As your lead is not in your domain you get to take some of the important decisions for your part of the application as your lead doesn't know much about middleware. You also have closure with your manager about how the application should go, what the product users want and how your manager would want to tackle a situation presented to him by the product team. Tell me how many people will get that kind of knowledge on an application.

When you are in a large team you will sure have help from your teammates and/or your lead but you will not have the knowledge of how your manager thinks or the product team thinks because that kind of thing generally goes through your lead and may be some senior devs in a team. I agree one person projects are kinda tough to carry but if the other side of the coin is so great why miss a chance. Learn what you can learn, enjoy while you can and if it gets too hard convince your manager as Jarrod said or find a new job/project depending upon the situation.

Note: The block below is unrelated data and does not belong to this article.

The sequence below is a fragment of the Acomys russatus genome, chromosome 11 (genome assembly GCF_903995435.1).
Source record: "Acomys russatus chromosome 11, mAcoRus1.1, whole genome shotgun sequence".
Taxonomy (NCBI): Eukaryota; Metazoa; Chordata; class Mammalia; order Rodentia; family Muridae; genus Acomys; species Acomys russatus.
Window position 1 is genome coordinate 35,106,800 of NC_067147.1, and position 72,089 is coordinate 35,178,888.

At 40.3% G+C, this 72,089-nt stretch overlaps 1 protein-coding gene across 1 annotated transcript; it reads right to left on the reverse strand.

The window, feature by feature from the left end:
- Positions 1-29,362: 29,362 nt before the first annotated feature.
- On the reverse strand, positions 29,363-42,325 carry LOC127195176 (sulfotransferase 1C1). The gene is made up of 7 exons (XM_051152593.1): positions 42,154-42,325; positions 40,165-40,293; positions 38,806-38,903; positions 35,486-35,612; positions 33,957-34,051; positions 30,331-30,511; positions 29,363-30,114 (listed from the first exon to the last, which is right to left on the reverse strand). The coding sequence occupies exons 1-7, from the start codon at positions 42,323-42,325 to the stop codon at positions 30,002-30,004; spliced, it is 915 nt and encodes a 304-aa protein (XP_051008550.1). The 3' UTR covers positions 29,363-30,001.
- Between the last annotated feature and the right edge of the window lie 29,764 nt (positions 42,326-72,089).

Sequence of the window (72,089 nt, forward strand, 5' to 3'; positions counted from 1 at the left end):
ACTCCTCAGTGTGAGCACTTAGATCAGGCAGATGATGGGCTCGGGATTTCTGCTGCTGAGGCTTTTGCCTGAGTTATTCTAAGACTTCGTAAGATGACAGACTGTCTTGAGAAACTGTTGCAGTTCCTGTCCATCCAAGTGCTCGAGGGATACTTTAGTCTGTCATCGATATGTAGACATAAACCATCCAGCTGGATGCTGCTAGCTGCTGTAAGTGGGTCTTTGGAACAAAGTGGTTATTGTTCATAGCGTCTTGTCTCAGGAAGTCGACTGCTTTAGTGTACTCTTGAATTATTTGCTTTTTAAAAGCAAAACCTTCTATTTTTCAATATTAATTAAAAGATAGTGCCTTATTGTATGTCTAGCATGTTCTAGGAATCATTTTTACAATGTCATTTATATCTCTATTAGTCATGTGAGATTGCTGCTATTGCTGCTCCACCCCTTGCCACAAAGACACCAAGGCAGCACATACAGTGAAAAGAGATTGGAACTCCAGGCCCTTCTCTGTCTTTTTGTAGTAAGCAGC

• Thanks to you, HLGEM and Jarrod for pointing out the positive parts. – developer123 Aug 19 '11 at 14:57

You're going to be dealing with people like that your entire career. And there will be many with whom you will disagree about the best approach to any coding problem. The best thing I think that has worked for me over the years is that if they keep pressing on an issue, be up front with them and tell them that you have considered their solution amongst the various possible solutions and that you felt that the solution you settled on was the one you felt was the best approach in this situation.